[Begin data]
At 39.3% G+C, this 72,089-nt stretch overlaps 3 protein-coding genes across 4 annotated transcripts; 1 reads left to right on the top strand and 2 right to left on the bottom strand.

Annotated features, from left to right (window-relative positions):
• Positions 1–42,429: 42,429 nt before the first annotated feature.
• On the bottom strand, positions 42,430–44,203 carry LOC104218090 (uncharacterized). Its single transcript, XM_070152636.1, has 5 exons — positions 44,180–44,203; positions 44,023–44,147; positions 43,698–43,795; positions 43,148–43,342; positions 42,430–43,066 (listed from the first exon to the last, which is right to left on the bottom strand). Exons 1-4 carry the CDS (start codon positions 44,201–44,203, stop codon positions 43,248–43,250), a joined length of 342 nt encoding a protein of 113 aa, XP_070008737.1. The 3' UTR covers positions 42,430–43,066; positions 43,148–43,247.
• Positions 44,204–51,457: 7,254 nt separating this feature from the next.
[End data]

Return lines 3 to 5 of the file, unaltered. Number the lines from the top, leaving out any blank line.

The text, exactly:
• Positions 1–42,429: 42,429 nt before the first annotated feature.
• On the bottom strand, positions 42,430–44,203 carry LOC104218090 (uncharacterized). Its single transcript, XM_070152636.1, has 5 exons — positions 44,180–44,203; positions 44,023–44,147; positions 43,698–43,795; positions 43,148–43,342; positions 42,430–43,066 (listed from the first exon to the last, which is right to left on the bottom strand). Exons 1-4 carry the CDS (start codon positions 44,201–44,203, stop codon positions 43,248–43,250), a joined length of 342 nt encoding a protein of 113 aa, XP_070008737.1. The 3' UTR covers positions 42,430–43,066; positions 43,148–43,247.
• Positions 44,204–51,457: 7,254 nt separating this feature from the next.